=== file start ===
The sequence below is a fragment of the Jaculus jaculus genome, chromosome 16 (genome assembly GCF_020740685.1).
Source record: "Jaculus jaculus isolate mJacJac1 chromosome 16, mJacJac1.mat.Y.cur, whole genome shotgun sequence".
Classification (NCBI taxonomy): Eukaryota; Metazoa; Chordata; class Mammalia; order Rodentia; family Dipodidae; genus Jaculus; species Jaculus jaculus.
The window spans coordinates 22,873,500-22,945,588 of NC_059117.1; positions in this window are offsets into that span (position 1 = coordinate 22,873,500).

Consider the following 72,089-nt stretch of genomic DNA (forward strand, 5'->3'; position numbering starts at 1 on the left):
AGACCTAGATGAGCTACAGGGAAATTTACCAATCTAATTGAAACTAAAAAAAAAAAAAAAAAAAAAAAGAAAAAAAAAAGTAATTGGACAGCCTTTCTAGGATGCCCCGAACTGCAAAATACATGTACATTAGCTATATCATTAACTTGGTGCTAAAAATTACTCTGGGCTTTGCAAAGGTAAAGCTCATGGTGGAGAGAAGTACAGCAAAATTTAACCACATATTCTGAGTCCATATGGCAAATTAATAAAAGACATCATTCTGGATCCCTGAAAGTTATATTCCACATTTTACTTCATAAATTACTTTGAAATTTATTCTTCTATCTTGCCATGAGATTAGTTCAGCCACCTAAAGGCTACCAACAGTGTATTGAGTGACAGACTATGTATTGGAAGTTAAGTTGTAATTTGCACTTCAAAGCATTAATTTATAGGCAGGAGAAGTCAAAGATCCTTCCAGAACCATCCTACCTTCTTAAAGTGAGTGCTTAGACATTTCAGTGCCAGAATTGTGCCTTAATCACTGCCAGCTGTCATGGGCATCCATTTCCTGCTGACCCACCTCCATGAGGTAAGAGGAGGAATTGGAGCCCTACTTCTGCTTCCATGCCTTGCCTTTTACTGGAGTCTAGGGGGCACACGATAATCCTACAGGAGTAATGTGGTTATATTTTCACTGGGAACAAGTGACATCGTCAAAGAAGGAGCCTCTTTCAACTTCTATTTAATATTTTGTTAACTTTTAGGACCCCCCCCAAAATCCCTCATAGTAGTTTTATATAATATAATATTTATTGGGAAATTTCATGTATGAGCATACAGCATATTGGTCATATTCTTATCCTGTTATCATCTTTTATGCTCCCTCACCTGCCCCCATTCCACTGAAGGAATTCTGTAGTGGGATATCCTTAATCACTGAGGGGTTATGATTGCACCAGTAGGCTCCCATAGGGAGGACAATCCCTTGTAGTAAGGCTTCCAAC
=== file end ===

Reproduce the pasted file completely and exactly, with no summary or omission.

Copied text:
The sequence below is a fragment of the Jaculus jaculus genome, chromosome 16 (genome assembly GCF_020740685.1).
Source record: "Jaculus jaculus isolate mJacJac1 chromosome 16, mJacJac1.mat.Y.cur, whole genome shotgun sequence".
Classification (NCBI taxonomy): Eukaryota; Metazoa; Chordata; class Mammalia; order Rodentia; family Dipodidae; genus Jaculus; species Jaculus jaculus.
The window spans coordinates 22,873,500-22,945,588 of NC_059117.1; positions in this window are offsets into that span (position 1 = coordinate 22,873,500).

Consider the following 72,089-nt stretch of genomic DNA (forward strand, 5'->3'; position numbering starts at 1 on the left):
AGACCTAGATGAGCTACAGGGAAATTTACCAATCTAATTGAAACTAAAAAAAAAAAAAAAAAAAAAAAGAAAAAAAAAAGTAATTGGACAGCCTTTCTAGGATGCCCCGAACTGCAAAATACATGTACATTAGCTATATCATTAACTTGGTGCTAAAAATTACTCTGGGCTTTGCAAAGGTAAAGCTCATGGTGGAGAGAAGTACAGCAAAATTTAACCACATATTCTGAGTCCATATGGCAAATTAATAAAAGACATCATTCTGGATCCCTGAAAGTTATATTCCACATTTTACTTCATAAATTACTTTGAAATTTATTCTTCTATCTTGCCATGAGATTAGTTCAGCCACCTAAAGGCTACCAACAGTGTATTGAGTGACAGACTATGTATTGGAAGTTAAGTTGTAATTTGCACTTCAAAGCATTAATTTATAGGCAGGAGAAGTCAAAGATCCTTCCAGAACCATCCTACCTTCTTAAAGTGAGTGCTTAGACATTTCAGTGCCAGAATTGTGCCTTAATCACTGCCAGCTGTCATGGGCATCCATTTCCTGCTGACCCACCTCCATGAGGTAAGAGGAGGAATTGGAGCCCTACTTCTGCTTCCATGCCTTGCCTTTTACTGGAGTCTAGGGGGCACACGATAATCCTACAGGAGTAATGTGGTTATATTTTCACTGGGAACAAGTGACATCGTCAAAGAAGGAGCCTCTTTCAACTTCTATTTAATATTTTGTTAACTTTTAGGACCCCCCCCAAAATCCCTCATAGTAGTTTTATATAATATAATATTTATTGGGAAATTTCATGTATGAGCATACAGCATATTGGTCATATTCTTATCCTGTTATCATCTTTTATGCTCCCTCACCTGCCCCCATTCCACTGAAGGAATTCTGTAGTGGGATATCCTTAATCACTGAGGGGTTATGATTGCACCAGTAGGCTCCCATAGGGAGGACAATCCCTTGTAGTAAGGCTTCCAAC